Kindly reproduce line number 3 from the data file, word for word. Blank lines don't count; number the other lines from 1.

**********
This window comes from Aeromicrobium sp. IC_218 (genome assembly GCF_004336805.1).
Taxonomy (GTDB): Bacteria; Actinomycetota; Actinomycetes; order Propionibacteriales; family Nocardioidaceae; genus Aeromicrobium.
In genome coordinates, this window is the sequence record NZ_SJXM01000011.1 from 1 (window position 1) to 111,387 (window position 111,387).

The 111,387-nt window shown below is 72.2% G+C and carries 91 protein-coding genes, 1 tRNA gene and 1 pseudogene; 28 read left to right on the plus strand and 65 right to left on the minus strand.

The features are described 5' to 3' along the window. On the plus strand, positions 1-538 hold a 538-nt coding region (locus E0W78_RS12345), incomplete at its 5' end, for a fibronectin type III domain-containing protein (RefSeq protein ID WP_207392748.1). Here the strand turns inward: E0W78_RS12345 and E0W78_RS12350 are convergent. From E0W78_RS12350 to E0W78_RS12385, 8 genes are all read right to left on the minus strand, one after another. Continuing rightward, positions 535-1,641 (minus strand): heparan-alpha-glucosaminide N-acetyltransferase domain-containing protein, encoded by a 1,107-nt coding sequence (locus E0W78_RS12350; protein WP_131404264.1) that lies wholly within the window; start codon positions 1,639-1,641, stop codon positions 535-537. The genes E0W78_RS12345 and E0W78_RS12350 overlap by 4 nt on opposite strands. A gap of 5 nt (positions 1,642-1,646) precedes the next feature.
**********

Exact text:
In genome coordinates, this window is the sequence record NZ_SJXM01000011.1 from 1 (window position 1) to 111,387 (window position 111,387).